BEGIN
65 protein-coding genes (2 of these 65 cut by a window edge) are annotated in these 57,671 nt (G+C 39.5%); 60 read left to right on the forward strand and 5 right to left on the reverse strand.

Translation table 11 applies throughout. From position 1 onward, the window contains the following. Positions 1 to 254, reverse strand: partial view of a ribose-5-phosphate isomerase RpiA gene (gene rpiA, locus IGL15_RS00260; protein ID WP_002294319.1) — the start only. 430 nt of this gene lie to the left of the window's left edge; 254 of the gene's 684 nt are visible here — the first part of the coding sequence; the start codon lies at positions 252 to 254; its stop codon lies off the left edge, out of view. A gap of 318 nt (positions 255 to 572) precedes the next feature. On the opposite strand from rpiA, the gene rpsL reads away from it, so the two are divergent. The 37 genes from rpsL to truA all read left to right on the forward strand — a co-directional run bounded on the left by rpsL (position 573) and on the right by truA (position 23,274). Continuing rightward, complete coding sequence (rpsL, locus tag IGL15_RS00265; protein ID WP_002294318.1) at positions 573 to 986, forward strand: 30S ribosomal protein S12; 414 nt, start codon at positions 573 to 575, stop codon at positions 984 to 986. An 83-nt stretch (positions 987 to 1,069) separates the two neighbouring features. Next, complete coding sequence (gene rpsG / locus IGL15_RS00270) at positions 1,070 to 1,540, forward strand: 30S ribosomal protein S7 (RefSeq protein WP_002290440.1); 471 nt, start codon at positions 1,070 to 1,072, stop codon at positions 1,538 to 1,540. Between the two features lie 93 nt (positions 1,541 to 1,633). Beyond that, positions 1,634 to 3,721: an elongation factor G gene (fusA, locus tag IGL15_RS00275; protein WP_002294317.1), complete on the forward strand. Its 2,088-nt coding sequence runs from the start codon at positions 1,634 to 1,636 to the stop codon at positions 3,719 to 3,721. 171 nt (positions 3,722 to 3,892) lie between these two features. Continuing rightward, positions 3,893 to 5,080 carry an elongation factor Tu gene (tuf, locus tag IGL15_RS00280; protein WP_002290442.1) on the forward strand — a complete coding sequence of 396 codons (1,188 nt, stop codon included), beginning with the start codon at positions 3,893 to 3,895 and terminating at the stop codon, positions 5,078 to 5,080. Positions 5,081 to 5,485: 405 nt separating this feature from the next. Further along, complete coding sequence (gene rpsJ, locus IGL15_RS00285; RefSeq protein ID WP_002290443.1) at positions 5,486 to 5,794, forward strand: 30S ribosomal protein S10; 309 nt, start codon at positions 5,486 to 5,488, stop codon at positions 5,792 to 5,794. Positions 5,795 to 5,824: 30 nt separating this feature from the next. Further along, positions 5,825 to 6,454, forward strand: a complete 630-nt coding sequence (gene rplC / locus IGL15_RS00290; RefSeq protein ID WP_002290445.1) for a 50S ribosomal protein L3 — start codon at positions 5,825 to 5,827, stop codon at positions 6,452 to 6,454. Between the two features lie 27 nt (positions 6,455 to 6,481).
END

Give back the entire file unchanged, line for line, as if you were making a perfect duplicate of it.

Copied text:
65 protein-coding genes (2 of these 65 cut by a window edge) are annotated in these 57,671 nt (G+C 39.5%); 60 read left to right on the forward strand and 5 right to left on the reverse strand.

Translation table 11 applies throughout. From position 1 onward, the window contains the following. Positions 1 to 254, reverse strand: partial view of a ribose-5-phosphate isomerase RpiA gene (gene rpiA, locus IGL15_RS00260; protein ID WP_002294319.1) — the start only. 430 nt of this gene lie to the left of the window's left edge; 254 of the gene's 684 nt are visible here — the first part of the coding sequence; the start codon lies at positions 252 to 254; its stop codon lies off the left edge, out of view. A gap of 318 nt (positions 255 to 572) precedes the next feature. On the opposite strand from rpiA, the gene rpsL reads away from it, so the two are divergent. The 37 genes from rpsL to truA all read left to right on the forward strand — a co-directional run bounded on the left by rpsL (position 573) and on the right by truA (position 23,274). Continuing rightward, complete coding sequence (rpsL, locus tag IGL15_RS00265; protein ID WP_002294318.1) at positions 573 to 986, forward strand: 30S ribosomal protein S12; 414 nt, start codon at positions 573 to 575, stop codon at positions 984 to 986. An 83-nt stretch (positions 987 to 1,069) separates the two neighbouring features. Next, complete coding sequence (gene rpsG / locus IGL15_RS00270) at positions 1,070 to 1,540, forward strand: 30S ribosomal protein S7 (RefSeq protein WP_002290440.1); 471 nt, start codon at positions 1,070 to 1,072, stop codon at positions 1,538 to 1,540. Between the two features lie 93 nt (positions 1,541 to 1,633). Beyond that, positions 1,634 to 3,721: an elongation factor G gene (fusA, locus tag IGL15_RS00275; protein WP_002294317.1), complete on the forward strand. Its 2,088-nt coding sequence runs from the start codon at positions 1,634 to 1,636 to the stop codon at positions 3,719 to 3,721. 171 nt (positions 3,722 to 3,892) lie between these two features. Continuing rightward, positions 3,893 to 5,080 carry an elongation factor Tu gene (tuf, locus tag IGL15_RS00280; protein WP_002290442.1) on the forward strand — a complete coding sequence of 396 codons (1,188 nt, stop codon included), beginning with the start codon at positions 3,893 to 3,895 and terminating at the stop codon, positions 5,078 to 5,080. Positions 5,081 to 5,485: 405 nt separating this feature from the next. Further along, complete coding sequence (gene rpsJ, locus IGL15_RS00285; RefSeq protein ID WP_002290443.1) at positions 5,486 to 5,794, forward strand: 30S ribosomal protein S10; 309 nt, start codon at positions 5,486 to 5,488, stop codon at positions 5,792 to 5,794. Positions 5,795 to 5,824: 30 nt separating this feature from the next. Further along, positions 5,825 to 6,454, forward strand: a complete 630-nt coding sequence (gene rplC / locus IGL15_RS00290; RefSeq protein ID WP_002290445.1) for a 50S ribosomal protein L3 — start codon at positions 5,825 to 5,827, stop codon at positions 6,452 to 6,454. Between the two features lie 27 nt (positions 6,455 to 6,481).